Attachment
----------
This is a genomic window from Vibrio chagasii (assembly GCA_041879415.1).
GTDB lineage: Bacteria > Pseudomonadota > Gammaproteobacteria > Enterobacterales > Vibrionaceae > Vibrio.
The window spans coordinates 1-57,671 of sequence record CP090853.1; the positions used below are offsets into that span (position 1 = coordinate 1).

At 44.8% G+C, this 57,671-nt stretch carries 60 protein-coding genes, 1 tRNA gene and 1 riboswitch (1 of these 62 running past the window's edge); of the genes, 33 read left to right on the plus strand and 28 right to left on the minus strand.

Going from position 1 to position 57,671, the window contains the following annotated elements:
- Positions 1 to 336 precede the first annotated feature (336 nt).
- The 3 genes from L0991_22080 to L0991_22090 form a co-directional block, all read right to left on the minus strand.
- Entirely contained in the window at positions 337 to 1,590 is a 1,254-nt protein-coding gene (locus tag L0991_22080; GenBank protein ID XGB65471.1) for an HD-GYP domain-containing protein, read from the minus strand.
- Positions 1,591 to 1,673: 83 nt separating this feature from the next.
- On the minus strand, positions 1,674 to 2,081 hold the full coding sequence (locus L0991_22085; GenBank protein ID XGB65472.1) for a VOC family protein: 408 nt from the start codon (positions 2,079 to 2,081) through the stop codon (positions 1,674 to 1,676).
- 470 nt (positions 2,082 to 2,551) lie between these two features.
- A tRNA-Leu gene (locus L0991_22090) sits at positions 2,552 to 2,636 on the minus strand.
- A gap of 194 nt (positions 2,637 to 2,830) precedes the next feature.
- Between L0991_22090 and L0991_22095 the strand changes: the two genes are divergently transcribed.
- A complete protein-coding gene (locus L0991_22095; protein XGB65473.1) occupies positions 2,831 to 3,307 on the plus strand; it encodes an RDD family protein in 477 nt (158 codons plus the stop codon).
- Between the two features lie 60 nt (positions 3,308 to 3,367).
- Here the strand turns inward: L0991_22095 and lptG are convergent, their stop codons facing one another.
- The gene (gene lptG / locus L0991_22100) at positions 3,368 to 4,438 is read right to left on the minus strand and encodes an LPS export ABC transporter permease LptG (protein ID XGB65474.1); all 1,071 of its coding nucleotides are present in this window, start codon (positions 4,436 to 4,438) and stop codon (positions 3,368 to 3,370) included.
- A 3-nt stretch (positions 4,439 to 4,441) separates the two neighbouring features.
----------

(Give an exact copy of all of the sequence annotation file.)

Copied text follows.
This is a genomic window from Vibrio chagasii (assembly GCA_041879415.1).
GTDB lineage: Bacteria > Pseudomonadota > Gammaproteobacteria > Enterobacterales > Vibrionaceae > Vibrio.
The window spans coordinates 1-57,671 of sequence record CP090853.1; the positions used below are offsets into that span (position 1 = coordinate 1).

At 44.8% G+C, this 57,671-nt stretch carries 60 protein-coding genes, 1 tRNA gene and 1 riboswitch (1 of these 62 running past the window's edge); of the genes, 33 read left to right on the plus strand and 28 right to left on the minus strand.

Going from position 1 to position 57,671, the window contains the following annotated elements:
- Positions 1 to 336 precede the first annotated feature (336 nt).
- The 3 genes from L0991_22080 to L0991_22090 form a co-directional block, all read right to left on the minus strand.
- Entirely contained in the window at positions 337 to 1,590 is a 1,254-nt protein-coding gene (locus tag L0991_22080; GenBank protein ID XGB65471.1) for an HD-GYP domain-containing protein, read from the minus strand.
- Positions 1,591 to 1,673: 83 nt separating this feature from the next.
- On the minus strand, positions 1,674 to 2,081 hold the full coding sequence (locus L0991_22085; GenBank protein ID XGB65472.1) for a VOC family protein: 408 nt from the start codon (positions 2,079 to 2,081) through the stop codon (positions 1,674 to 1,676).
- 470 nt (positions 2,082 to 2,551) lie between these two features.
- A tRNA-Leu gene (locus L0991_22090) sits at positions 2,552 to 2,636 on the minus strand.
- A gap of 194 nt (positions 2,637 to 2,830) precedes the next feature.
- Between L0991_22090 and L0991_22095 the strand changes: the two genes are divergently transcribed.
- A complete protein-coding gene (locus L0991_22095; protein XGB65473.1) occupies positions 2,831 to 3,307 on the plus strand; it encodes an RDD family protein in 477 nt (158 codons plus the stop codon).
- Between the two features lie 60 nt (positions 3,308 to 3,367).
- Here the strand turns inward: L0991_22095 and lptG are convergent, their stop codons facing one another.
- The gene (gene lptG / locus L0991_22100) at positions 3,368 to 4,438 is read right to left on the minus strand and encodes an LPS export ABC transporter permease LptG (protein ID XGB65474.1); all 1,071 of its coding nucleotides are present in this window, start codon (positions 4,436 to 4,438) and stop codon (positions 3,368 to 3,370) included.
- A 3-nt stretch (positions 4,439 to 4,441) separates the two neighbouring features.